Key Activity Type - Ingredient Staging/Prep/Addition (2014) 19

No

Key Activity Type - Liquid Receiving/Loading (2014) 19

No

Key Activity Type - Liquid Storage/Hold/Surge Tanks (2014) 19

No

Recall history (2016) 20

There have been approximately 14 recalls of eggs for potential or confirmed contamination with Salmonella in the past five years. There have also been six recalls of processed products which include eggs contaminated with Listeria monocytogenes in the past five years.

Foodborne illness pathogens (2016) 21

Salmonella enteritidis

List of past EMA adulterants (2016) 22

Mislabed eggs (non-free range eggs, non-organic eggs), resin, starch, coagulant, pigments, sodium alginate, paraffin wax, gypsum powder, calcium carbonate, sudan IV dye, formaldehyde, expired eggs, copper sulphate

Current issues (2015) 23

An outbreak of the H5N2 avian flu virus in the spring of 2015 has caused a shortage in the egg supply and huge increase in egg prices. Over 48 million turkeys and chickens have died or been culled to prevent spread of the flu. The USDA is predicting a 5.3% decrease in egg production from 2014. Egg prices more than doubled due to low production.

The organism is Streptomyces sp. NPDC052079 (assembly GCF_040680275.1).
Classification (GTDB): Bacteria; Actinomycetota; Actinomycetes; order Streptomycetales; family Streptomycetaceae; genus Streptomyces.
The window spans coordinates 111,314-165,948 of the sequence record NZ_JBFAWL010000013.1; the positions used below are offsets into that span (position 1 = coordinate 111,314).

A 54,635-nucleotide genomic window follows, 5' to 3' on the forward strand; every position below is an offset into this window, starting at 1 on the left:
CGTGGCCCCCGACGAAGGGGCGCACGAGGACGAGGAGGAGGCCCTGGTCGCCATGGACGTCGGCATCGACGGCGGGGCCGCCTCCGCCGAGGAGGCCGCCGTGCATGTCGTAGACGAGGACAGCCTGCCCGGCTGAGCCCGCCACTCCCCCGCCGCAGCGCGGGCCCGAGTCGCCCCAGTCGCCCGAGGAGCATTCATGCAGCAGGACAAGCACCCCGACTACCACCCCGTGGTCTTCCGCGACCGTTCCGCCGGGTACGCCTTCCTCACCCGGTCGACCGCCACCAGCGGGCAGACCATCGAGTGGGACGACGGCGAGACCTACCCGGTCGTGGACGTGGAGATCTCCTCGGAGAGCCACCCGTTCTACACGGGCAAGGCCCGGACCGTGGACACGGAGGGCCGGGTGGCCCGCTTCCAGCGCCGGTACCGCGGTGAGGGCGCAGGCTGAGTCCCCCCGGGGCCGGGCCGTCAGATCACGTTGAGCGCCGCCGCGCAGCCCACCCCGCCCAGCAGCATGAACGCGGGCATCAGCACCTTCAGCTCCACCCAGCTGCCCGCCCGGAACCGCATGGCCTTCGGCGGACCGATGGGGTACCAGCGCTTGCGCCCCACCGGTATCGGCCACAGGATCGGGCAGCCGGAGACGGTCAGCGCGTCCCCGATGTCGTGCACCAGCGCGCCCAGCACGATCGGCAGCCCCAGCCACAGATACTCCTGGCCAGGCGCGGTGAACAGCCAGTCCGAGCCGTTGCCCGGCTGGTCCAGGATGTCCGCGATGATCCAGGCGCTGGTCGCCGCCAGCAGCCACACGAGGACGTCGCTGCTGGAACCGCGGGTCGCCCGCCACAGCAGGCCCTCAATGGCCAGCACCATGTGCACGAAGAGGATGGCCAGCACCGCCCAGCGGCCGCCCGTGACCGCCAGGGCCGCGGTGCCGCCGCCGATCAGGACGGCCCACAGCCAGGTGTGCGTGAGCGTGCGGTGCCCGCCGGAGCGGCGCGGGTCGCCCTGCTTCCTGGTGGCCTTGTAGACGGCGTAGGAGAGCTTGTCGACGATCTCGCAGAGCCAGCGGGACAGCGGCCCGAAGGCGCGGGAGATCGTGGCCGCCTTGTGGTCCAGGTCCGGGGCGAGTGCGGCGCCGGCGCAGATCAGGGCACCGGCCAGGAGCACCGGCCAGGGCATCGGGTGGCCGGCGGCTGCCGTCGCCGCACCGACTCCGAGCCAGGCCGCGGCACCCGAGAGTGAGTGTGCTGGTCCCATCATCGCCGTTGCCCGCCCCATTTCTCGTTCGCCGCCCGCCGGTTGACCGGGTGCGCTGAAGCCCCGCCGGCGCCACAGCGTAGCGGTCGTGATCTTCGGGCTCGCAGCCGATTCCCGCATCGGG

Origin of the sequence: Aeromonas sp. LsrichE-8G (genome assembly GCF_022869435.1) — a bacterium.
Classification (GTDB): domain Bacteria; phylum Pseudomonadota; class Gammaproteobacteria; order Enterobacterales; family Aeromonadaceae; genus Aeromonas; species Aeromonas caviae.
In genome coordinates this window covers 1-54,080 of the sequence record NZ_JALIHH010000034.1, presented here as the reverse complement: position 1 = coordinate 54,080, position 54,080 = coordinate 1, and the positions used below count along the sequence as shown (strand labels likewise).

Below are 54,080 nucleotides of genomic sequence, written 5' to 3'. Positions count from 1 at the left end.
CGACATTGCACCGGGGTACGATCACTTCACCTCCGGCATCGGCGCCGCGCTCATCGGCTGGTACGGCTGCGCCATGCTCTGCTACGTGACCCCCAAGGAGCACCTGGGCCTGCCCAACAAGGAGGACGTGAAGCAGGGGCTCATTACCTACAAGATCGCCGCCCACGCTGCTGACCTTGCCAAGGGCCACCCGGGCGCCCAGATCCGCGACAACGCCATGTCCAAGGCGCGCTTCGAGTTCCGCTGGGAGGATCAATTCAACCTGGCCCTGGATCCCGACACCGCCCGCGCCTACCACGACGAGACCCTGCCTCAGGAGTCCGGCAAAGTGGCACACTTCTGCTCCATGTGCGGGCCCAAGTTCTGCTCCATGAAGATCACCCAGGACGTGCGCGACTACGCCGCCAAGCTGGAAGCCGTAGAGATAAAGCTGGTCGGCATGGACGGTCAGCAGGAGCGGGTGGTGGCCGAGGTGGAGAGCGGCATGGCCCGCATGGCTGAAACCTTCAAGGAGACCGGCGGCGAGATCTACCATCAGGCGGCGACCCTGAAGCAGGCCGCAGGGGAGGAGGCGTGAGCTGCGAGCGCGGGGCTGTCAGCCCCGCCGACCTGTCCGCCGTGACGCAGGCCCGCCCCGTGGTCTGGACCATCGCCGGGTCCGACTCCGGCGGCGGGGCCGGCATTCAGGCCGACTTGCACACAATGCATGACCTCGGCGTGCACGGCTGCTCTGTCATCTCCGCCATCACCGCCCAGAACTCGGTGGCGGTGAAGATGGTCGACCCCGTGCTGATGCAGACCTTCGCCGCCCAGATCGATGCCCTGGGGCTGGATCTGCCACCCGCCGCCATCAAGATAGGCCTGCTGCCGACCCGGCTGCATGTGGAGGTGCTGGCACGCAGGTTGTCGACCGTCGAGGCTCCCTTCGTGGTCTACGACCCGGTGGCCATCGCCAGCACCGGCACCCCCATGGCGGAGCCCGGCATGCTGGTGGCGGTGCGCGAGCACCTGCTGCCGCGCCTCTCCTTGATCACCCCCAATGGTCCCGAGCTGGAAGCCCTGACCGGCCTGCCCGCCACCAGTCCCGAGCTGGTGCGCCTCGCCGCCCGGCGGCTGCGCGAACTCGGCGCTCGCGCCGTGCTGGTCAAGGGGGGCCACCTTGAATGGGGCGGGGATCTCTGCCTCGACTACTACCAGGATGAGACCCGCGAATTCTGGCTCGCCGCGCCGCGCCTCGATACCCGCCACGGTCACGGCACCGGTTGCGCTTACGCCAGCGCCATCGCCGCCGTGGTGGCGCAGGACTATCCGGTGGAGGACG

Food Defense Incidents (2017) 24

Type of incident
EMA
Number of illnesses
0
Number of deaths
0
Year Began
2006
Year Ended
2010
Incident summary
A federal court fined an egg wholesaler in Western Australia $50,000 for intentionally mislabeling a substantial portion of eggs as free-range.
Adulterated food product(s)
eggs
Affected food product(s)
eggs
Originated location(s)
Australia
Harm location(s)
Australia
Type of incident
EMA
Number of illnesses
0
Number of deaths
0
Year Began
2006
Year Ended
2006
Incident summary
An egg supplier called Heart of England Eggs sold mislabeled eggs to Deans Food, which is one of the largest egg producers in the UK. Deans produces its own free range eggs and suspended purchases from Heart of England eggs when Inspectors identified the mislabeling issue.
Adulterated food product(s)
eggs
Affected food product(s)
eggs
Originated location(s)
United Kingdom
Harm location(s)
United Kingdom
Type of incident
EMA
Number of illnesses
0
Number of deaths
0
Year Began
2004
Year Ended
2006
Incident summary
A British businessman was sentenced to three years in prison for mislabling and selling caged layer eggs as free range or organic. Approximately three million eggs produced were sold by his business over two years. This adulteration was triggered by large difference in price between free range eggs and cage eggs.
Adulterated food product(s)
eggs
Affected food product(s)
eggs
Originated location(s)
United Kingdom
Harm location(s)